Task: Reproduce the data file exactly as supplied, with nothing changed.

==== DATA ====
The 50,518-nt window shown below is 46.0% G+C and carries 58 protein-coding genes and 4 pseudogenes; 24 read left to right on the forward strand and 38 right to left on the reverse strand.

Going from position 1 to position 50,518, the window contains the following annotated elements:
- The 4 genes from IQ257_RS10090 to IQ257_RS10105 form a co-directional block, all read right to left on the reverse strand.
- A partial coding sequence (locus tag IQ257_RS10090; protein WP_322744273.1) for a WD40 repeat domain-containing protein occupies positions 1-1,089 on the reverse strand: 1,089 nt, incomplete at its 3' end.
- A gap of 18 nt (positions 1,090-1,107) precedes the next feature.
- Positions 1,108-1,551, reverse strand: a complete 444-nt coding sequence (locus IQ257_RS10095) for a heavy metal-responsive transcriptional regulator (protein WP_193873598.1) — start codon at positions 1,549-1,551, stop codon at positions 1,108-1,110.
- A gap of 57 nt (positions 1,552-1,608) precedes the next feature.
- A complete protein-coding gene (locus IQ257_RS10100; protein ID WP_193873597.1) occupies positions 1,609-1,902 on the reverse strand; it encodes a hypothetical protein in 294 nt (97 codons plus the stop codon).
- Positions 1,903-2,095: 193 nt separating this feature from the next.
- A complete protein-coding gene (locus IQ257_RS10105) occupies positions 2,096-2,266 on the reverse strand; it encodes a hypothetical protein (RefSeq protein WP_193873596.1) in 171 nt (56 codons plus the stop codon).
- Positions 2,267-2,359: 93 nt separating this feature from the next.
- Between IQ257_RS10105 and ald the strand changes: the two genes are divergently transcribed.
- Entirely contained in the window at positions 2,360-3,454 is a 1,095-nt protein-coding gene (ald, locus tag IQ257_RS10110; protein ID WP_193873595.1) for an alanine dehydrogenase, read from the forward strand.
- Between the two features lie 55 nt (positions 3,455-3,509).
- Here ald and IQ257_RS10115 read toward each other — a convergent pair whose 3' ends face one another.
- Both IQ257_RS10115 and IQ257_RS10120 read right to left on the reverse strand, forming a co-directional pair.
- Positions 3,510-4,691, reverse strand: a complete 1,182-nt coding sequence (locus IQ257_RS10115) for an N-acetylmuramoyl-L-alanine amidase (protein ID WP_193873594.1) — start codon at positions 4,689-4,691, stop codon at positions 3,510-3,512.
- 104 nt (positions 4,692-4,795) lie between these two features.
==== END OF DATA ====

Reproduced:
The 50,518-nt window shown below is 46.0% G+C and carries 58 protein-coding genes and 4 pseudogenes; 24 read left to right on the forward strand and 38 right to left on the reverse strand.

Going from position 1 to position 50,518, the window contains the following annotated elements:
- The 4 genes from IQ257_RS10090 to IQ257_RS10105 form a co-directional block, all read right to left on the reverse strand.
- A partial coding sequence (locus tag IQ257_RS10090; protein WP_322744273.1) for a WD40 repeat domain-containing protein occupies positions 1-1,089 on the reverse strand: 1,089 nt, incomplete at its 3' end.
- A gap of 18 nt (positions 1,090-1,107) precedes the next feature.
- Positions 1,108-1,551, reverse strand: a complete 444-nt coding sequence (locus IQ257_RS10095) for a heavy metal-responsive transcriptional regulator (protein WP_193873598.1) — start codon at positions 1,549-1,551, stop codon at positions 1,108-1,110.
- A gap of 57 nt (positions 1,552-1,608) precedes the next feature.
- A complete protein-coding gene (locus IQ257_RS10100; protein ID WP_193873597.1) occupies positions 1,609-1,902 on the reverse strand; it encodes a hypothetical protein in 294 nt (97 codons plus the stop codon).
- Positions 1,903-2,095: 193 nt separating this feature from the next.
- A complete protein-coding gene (locus IQ257_RS10105) occupies positions 2,096-2,266 on the reverse strand; it encodes a hypothetical protein (RefSeq protein WP_193873596.1) in 171 nt (56 codons plus the stop codon).
- Positions 2,267-2,359: 93 nt separating this feature from the next.
- Between IQ257_RS10105 and ald the strand changes: the two genes are divergently transcribed.
- Entirely contained in the window at positions 2,360-3,454 is a 1,095-nt protein-coding gene (ald, locus tag IQ257_RS10110; protein ID WP_193873595.1) for an alanine dehydrogenase, read from the forward strand.
- Between the two features lie 55 nt (positions 3,455-3,509).
- Here ald and IQ257_RS10115 read toward each other — a convergent pair whose 3' ends face one another.
- Both IQ257_RS10115 and IQ257_RS10120 read right to left on the reverse strand, forming a co-directional pair.
- Positions 3,510-4,691, reverse strand: a complete 1,182-nt coding sequence (locus IQ257_RS10115) for an N-acetylmuramoyl-L-alanine amidase (protein ID WP_193873594.1) — start codon at positions 4,689-4,691, stop codon at positions 3,510-3,512.
- 104 nt (positions 4,692-4,795) lie between these two features.